Attic Fan: What Are the Pros and Cons of Installing One?

Determining if an attic fan is worth it compared to a whole-house fan

Comparison illustrating the differences between a whole house fan and an attic fan

The Spruce / Matt Collins

Keeping a house cool and well-ventilated is important for its residents' comfort and the house's health. Attics must stay dry and climate-conditioned to prevent mold and ice dams from developing on the roof. Overly heated attics can also ruin shingles. Read on to find out if an attic fan is the best solution for you and look at its pros and cons compared to a whole house fan.

Is an Attic Fan Worth It?

You don't need to choose between a whole-house or attic fan; they are not mutually exclusive. You can install a whole-house fan to draw air through the house and an attic fan to remove that air from the attic.

The attic fan is a better choice to ventilate the attic since it actively moves air out of the attic. Meanwhile, the whole-house fan only deposits air from the house into the attic. The whole-house fan relies on passive methods to remove that air from the attic unless an active attic fan is installed.

An attic fan actively improves attic ventilation, which saves money on energy bills in the summer and helps preserve the roof's integrity; it appears to be a wise choice for those with attic ventilation issues. Take a closer look at its operation, installation, cost, appearance, and other factors to determine if it's the solution you need.

Attic Fan vs. Whole-House Fan: Major Differences

While a whole-house fan and an attic fan perform similar functions—ventilating and cooling down a house—a significant difference is the areas they address. A whole-house fan draws air from the entire home and deposits it in the attic. An attic fan draws out air from the attic and sends it outside. 

Attic Fan

An attic fan is an electrically powered exhaust fan on either the roof or the gable. Sometimes called a power attic ventilator, or PAV, the fan expels hot air from the attic when triggered by a thermostat located within the attic. To cycle the air through properly, there must also be an air intake, usually located in the soffit, under the eave, or in fascia areas of the roof. The fan draws out air from the attic, with fresh air from the intake replenishing the attic air. 

  • Gable Attic Fan: Entirely located in the attic, a gable fan mounts vertically on the home's existing gable. When signaled by the thermostat, it turns on and pushes built-up attic air out of the gable.
  • Roof Attic Fan: A roof attic fan is located partially inside the attic and outside of it. The roof attic fan is positioned as high as possible on the roof but no closer than 24 inches to the roof's ridgeline.
  • Solar Powered Fan: Solar panels power these attic fans, not drawing extra energy consumption from the home. It's mounted on the outside of the roof, circulating the warm air out vents on the eaves or roof. The downside is when the photovoltaic cell is charging; the unit is not running.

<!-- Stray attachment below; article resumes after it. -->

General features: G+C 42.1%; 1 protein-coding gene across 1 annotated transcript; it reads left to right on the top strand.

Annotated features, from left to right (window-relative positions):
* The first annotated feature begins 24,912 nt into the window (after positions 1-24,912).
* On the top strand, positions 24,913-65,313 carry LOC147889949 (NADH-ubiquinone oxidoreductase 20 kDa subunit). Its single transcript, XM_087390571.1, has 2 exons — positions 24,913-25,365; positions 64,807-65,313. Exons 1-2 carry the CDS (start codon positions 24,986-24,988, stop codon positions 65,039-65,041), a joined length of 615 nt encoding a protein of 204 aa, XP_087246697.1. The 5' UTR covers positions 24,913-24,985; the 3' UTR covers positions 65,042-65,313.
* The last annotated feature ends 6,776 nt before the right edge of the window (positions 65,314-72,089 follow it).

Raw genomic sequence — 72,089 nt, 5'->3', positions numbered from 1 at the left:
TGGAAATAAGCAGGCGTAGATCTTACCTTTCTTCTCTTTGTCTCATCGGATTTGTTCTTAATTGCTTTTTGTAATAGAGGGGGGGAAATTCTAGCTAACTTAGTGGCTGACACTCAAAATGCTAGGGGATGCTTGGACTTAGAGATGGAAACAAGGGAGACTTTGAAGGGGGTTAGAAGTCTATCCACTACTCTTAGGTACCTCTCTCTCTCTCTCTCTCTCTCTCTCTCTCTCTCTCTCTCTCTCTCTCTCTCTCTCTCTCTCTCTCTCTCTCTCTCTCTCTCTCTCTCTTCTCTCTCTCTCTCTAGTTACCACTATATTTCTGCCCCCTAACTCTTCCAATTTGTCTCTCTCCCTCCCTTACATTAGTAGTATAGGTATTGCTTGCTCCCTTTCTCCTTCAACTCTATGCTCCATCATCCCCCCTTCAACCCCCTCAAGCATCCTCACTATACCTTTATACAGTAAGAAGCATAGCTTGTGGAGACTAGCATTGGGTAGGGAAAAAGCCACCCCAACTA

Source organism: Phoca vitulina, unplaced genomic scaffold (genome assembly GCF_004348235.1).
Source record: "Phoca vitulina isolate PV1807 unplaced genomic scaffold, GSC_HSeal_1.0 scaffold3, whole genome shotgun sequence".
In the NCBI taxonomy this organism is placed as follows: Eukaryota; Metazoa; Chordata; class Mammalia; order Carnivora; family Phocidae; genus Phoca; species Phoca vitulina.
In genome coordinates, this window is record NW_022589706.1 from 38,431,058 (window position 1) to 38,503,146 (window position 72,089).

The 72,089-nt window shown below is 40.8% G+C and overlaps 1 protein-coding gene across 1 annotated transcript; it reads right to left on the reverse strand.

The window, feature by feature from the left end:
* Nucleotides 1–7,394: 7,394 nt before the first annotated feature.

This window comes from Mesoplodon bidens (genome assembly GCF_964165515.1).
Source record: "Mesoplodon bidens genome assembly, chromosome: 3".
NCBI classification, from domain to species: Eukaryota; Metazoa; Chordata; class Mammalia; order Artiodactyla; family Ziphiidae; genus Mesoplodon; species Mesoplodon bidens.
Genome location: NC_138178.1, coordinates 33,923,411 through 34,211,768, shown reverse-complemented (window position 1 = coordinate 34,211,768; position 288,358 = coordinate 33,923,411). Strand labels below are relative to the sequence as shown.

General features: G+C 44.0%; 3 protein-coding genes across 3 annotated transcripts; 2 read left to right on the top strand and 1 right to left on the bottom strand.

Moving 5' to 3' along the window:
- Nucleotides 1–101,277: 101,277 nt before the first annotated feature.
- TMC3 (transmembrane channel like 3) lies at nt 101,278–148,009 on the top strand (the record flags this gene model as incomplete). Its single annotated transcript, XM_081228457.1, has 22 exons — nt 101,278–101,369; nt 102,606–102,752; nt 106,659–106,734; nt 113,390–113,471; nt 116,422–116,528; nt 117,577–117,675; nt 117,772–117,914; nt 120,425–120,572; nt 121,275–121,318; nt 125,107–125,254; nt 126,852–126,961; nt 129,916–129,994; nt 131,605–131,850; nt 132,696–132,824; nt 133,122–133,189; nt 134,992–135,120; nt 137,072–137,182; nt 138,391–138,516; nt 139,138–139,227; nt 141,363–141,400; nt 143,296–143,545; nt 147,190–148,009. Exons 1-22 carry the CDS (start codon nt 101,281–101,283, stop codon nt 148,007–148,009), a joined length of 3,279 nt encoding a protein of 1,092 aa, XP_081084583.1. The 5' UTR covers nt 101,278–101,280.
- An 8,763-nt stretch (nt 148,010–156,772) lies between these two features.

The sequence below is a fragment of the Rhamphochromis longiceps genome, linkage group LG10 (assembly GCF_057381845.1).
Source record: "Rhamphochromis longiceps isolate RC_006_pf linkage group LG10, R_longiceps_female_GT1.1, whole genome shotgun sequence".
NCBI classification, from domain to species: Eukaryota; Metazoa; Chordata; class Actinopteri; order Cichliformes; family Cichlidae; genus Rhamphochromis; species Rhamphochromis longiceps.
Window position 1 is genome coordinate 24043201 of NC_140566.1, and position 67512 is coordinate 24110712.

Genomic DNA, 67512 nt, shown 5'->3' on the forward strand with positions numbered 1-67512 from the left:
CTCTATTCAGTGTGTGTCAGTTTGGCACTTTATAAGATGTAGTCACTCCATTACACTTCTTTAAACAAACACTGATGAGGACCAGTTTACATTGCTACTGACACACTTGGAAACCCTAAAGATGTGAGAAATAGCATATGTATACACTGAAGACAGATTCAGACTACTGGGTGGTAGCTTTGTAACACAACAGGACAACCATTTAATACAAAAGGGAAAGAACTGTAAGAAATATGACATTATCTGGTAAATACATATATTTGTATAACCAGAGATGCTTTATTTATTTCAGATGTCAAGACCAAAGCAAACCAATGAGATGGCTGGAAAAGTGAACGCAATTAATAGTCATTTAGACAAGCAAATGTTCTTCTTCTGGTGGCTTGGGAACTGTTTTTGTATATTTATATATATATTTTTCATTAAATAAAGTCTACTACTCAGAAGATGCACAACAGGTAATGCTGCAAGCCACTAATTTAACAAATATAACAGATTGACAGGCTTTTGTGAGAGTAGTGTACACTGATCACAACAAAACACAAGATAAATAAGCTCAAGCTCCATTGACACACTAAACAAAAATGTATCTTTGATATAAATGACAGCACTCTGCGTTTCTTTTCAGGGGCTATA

Whole-House Fan

A whole-house fan is an electrically powered fan that pulls fresh air through the home’s windows and sends it into the attic. One centrally-located fan in the ceiling of the topmost floor can change out the air in the house three to six times per hour, depending on the size of the house and the fan’s capacity. The ceiling vent’s louvers open and close in response to the fan’s operation. 

Because more air is being delivered to the attic, installing a whole-house fan usually necessitates creating two to four times the area of attic vents than is typically needed. A good rule of thumb is to provide one square foot of opening for every 750 CFM (cubic feet per minute) of whole-house fan capacity.


Enlarge your attic venting by adding dormer vents, eave vents, ridge vents, soffit vents, or turbine vents. You can also add larger gable vents.

  Whole-House Fan Attic Fan
What It Does Pulls air in the house upward into the attic Expels air from the attic to the outside
How It Cools Removes built-up hot air and provides a gentle breeze Cools down space above ceiling; less radiant heat can mean a cooler living area if ceiling is uninsulated
How to Use Manual, controlled by switch or pull cord Automatic, controlled by thermostat
Cost, Materials Only $200 to $1,600 $75 to $400

Cooling and Venting Ability

Attic Fan

Effective attic insulation reduces the need for an attic fan to cool the house. The insulation is designed to buffer a cool living space against searing hot attic temperatures or a warm living space against a cold attic. So, if your home's attic is well insulated, you may not feel much difference by having an attic fan.

An attic fan can help cool down the living space if the attic is not insulated. A hot attic radiates heat through the ceiling, much like the heat of a coffee mug on a hand holding it. An attic fan lowers the heat in the house by reducing the attic's temperature; it never moves any air within the home.

Attic fans can keep an attic well-ventilated, preventing the growth of mold and mildew.